Install Google Authenticator

apt-get install libpam-google-authenticator

Edit /etc/pam.d/sshd and add the following.

auth required pam_google_authenticator.so nullok

Edit the file /etc/ssh/sshd_config and make sure you have the following enabled.

UsePAM yes
ChallengeResponseAuthentication yes

Run Google Authenticator from the account.

google-authenticator

Add the account to your Google Authenticator app and save the emergency codes.

Assigning CIDR 31 prefix address to interfaces

When it comes to subnetting most people usually stop at /30. This will give them a netmask of 255.255.255.252 thus resulting in two usable IP address along with one Network and one Broadcast address.

The /31 subnet prefixes was introduced in RFC3021 which defines that it can be used on a point-to-point link. A point-to-point interface does not need broadcast address, therefore we don’t really need to assign a /30 address prefix. On a /31 bit segment, both addresses are interpreted as hosts addresses.

The main advantage of using /32 prefix will enable us to limit the number of network address required on a segment. Therefore, if a company using multiple point-to-point networks using public IP addresses, then they will be able to save half of its allocated IP space.

Ubiquiti EdgeRouter Tunnelbroker IPv6 Configuration

This post will cover the IPv6 configuration on Ubiquiti Edge Router ERPoE-5 running Version 1.9.1. I will be going through the whole process of setting up IPv6 connectivity using Hurricane Electric 6in4 tunnel.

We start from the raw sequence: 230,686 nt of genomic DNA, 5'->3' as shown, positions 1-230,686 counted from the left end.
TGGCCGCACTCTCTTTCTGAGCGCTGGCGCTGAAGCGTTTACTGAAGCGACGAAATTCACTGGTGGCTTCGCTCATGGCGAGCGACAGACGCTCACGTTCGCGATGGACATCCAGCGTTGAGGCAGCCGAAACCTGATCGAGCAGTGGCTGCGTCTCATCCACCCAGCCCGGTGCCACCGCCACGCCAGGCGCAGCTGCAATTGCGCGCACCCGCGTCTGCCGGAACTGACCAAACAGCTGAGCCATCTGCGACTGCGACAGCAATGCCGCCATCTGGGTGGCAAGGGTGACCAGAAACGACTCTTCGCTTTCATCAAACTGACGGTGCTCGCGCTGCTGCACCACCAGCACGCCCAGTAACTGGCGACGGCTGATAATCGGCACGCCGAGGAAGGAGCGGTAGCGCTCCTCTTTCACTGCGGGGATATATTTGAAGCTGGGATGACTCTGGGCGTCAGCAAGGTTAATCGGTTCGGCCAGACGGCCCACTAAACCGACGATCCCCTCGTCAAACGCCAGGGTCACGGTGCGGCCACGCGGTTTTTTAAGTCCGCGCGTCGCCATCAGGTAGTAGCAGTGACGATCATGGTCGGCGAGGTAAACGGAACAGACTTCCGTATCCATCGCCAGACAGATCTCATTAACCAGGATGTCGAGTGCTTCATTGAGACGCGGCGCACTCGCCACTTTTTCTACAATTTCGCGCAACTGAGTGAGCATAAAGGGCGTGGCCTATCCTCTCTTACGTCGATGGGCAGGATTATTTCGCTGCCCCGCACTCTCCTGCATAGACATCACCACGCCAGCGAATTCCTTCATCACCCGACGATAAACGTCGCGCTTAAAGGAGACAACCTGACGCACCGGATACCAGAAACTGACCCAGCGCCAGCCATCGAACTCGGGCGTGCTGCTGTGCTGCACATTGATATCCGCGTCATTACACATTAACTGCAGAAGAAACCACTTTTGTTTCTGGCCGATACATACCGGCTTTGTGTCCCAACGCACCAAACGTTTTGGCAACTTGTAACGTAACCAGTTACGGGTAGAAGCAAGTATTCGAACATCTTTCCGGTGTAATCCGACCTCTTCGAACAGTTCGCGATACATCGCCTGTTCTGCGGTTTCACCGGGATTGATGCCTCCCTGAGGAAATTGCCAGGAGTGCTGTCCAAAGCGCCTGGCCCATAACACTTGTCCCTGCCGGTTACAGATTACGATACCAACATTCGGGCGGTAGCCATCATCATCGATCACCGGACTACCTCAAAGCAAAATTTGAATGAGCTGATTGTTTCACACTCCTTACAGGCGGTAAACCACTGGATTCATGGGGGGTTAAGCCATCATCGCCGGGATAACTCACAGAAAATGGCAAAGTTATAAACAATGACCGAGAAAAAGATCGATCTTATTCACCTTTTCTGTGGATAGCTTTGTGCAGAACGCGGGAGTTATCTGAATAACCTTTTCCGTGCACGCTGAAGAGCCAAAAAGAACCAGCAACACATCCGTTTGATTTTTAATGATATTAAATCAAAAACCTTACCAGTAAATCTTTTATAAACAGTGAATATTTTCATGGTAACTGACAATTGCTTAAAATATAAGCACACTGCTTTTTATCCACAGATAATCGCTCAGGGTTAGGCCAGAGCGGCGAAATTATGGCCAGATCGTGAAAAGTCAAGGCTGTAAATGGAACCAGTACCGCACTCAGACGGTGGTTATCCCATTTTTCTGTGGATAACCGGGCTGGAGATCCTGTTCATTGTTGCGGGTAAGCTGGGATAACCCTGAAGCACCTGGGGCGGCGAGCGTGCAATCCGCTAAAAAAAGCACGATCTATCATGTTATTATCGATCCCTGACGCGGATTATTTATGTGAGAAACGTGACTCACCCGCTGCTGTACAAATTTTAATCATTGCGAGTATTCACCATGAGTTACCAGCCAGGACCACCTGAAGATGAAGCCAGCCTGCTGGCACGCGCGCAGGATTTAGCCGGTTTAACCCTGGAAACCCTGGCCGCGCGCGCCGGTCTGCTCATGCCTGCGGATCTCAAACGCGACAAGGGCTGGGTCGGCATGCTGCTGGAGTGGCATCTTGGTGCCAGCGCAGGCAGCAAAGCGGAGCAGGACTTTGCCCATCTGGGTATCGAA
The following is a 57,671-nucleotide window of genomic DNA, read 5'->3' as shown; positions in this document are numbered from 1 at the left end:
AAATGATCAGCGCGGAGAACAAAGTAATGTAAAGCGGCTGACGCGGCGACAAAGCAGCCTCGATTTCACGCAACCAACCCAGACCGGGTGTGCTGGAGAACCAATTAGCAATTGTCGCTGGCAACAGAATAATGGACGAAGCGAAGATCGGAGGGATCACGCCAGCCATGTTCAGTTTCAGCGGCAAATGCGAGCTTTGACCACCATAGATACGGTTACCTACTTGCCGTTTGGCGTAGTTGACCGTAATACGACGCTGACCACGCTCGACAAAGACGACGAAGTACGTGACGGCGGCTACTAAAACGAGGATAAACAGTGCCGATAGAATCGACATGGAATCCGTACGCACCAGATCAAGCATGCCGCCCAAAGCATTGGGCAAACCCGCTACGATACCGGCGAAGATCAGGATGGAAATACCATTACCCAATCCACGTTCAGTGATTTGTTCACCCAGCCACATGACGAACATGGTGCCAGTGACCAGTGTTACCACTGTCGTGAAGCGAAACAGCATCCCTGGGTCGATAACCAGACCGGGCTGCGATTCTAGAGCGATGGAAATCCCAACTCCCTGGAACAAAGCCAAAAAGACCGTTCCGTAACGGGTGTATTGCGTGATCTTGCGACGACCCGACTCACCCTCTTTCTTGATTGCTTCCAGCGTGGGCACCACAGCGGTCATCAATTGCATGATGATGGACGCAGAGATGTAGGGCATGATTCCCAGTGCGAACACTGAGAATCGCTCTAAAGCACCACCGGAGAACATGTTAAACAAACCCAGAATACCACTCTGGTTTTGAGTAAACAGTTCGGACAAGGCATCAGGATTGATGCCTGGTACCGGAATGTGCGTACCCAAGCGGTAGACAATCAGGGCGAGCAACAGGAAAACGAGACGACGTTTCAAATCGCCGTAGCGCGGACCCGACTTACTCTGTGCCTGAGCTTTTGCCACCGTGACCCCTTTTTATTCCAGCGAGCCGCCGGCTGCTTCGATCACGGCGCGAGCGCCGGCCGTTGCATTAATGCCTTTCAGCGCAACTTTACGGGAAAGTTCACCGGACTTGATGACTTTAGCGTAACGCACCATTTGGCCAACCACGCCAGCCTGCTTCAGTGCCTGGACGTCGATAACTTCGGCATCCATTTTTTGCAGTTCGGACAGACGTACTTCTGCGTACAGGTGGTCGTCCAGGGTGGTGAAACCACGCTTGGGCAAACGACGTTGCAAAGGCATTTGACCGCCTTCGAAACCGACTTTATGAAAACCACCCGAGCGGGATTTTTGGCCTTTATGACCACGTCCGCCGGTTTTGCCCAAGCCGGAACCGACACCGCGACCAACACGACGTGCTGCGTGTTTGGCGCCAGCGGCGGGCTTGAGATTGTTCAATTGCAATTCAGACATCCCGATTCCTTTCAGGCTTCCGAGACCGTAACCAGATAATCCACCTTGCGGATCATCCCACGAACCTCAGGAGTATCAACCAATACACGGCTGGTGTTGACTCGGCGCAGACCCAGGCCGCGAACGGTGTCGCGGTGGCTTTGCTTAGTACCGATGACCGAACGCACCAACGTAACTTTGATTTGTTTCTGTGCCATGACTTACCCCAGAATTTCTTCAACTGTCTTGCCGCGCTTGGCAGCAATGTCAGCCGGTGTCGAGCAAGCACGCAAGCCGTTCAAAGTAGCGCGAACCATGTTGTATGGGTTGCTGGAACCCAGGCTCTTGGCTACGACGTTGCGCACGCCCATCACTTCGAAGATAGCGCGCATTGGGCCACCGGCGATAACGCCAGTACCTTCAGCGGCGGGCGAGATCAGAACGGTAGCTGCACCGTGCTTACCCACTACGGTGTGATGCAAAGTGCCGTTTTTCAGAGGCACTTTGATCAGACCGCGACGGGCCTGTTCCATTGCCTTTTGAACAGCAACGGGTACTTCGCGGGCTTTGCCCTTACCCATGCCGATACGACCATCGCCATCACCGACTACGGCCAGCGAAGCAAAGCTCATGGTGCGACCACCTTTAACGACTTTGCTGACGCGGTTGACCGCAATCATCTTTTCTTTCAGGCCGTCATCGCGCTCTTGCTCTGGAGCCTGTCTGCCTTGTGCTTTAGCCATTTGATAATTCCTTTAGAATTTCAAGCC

I will not be using the real IP Addresses, however the reader should be able to understand and substitute for their own configuration.

This is a home network, therefore a lot of aspects are not considered in the design!

Overview

  • There are three VLANs. (Main (1) , Guest (2) , Automation (3) )
  • Since there is no native IPv6 support from my ISP, I am using a 6in4 Tunnel to get IPv6 working.
  • The EdgeRouter is the public facing device connected to a vDSL Modem via eth0.
  • The Ethernet interfaces eth1, eth2, eth3, eth4 are bridged via bridge interface br0.
  • Bridge interface br0 has a 192.168.1.1/24 RFC1918 address assigned to VLAN1 and also used as the management IP.

Part 1

In this part, I will be covering the tunnel creation. You need to head to Hurricane Electric here and get yourself an IPv6 tunnel. I have used a /48 Routed Prefix for my configuration which you can see below.

Route Distinguisher vs Route Target

The Route Distinguisher (RD) and the Route Target (RT) can be somewhat confusing to someone who is trying to learn the concept on MPLS. In this post, I will try and explain what RD and RT are in relation to MPLS.

To answer this question, we will use the following diagram.

mpls